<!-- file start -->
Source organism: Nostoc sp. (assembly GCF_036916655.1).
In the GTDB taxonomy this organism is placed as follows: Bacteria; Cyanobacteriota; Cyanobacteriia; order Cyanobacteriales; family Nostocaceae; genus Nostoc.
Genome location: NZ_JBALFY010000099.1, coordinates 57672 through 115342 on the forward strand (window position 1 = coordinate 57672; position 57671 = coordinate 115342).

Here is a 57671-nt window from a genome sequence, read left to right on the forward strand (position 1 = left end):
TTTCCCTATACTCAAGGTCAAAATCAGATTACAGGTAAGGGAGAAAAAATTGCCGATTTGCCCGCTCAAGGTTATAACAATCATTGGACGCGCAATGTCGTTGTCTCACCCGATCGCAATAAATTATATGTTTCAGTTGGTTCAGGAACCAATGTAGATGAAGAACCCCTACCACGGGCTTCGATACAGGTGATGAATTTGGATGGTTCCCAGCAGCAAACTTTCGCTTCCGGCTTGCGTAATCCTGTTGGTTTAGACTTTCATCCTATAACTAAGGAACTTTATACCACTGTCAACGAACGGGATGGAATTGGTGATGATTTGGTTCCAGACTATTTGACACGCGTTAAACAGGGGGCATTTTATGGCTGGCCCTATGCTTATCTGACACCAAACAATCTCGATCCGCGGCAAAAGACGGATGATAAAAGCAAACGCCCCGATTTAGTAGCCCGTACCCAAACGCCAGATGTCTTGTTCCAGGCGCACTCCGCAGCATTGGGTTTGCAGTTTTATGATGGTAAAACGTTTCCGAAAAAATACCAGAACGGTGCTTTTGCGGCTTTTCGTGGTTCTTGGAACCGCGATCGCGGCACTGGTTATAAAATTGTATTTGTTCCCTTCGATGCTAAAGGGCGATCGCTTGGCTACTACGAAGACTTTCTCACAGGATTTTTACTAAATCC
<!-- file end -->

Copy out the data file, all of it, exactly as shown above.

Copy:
Source organism: Nostoc sp. (assembly GCF_036916655.1).
In the GTDB taxonomy this organism is placed as follows: Bacteria; Cyanobacteriota; Cyanobacteriia; order Cyanobacteriales; family Nostocaceae; genus Nostoc.
Genome location: NZ_JBALFY010000099.1, coordinates 57672 through 115342 on the forward strand (window position 1 = coordinate 57672; position 57671 = coordinate 115342).

Here is a 57671-nt window from a genome sequence, read left to right on the forward strand (position 1 = left end):
TTTCCCTATACTCAAGGTCAAAATCAGATTACAGGTAAGGGAGAAAAAATTGCCGATTTGCCCGCTCAAGGTTATAACAATCATTGGACGCGCAATGTCGTTGTCTCACCCGATCGCAATAAATTATATGTTTCAGTTGGTTCAGGAACCAATGTAGATGAAGAACCCCTACCACGGGCTTCGATACAGGTGATGAATTTGGATGGTTCCCAGCAGCAAACTTTCGCTTCCGGCTTGCGTAATCCTGTTGGTTTAGACTTTCATCCTATAACTAAGGAACTTTATACCACTGTCAACGAACGGGATGGAATTGGTGATGATTTGGTTCCAGACTATTTGACACGCGTTAAACAGGGGGCATTTTATGGCTGGCCCTATGCTTATCTGACACCAAACAATCTCGATCCGCGGCAAAAGACGGATGATAAAAGCAAACGCCCCGATTTAGTAGCCCGTACCCAAACGCCAGATGTCTTGTTCCAGGCGCACTCCGCAGCATTGGGTTTGCAGTTTTATGATGGTAAAACGTTTCCGAAAAAATACCAGAACGGTGCTTTTGCGGCTTTTCGTGGTTCTTGGAACCGCGATCGCGGCACTGGTTATAAAATTGTATTTGTTCCCTTCGATGCTAAAGGGCGATCGCTTGGCTACTACGAAGACTTTCTCACAGGATTTTTACTAAATCC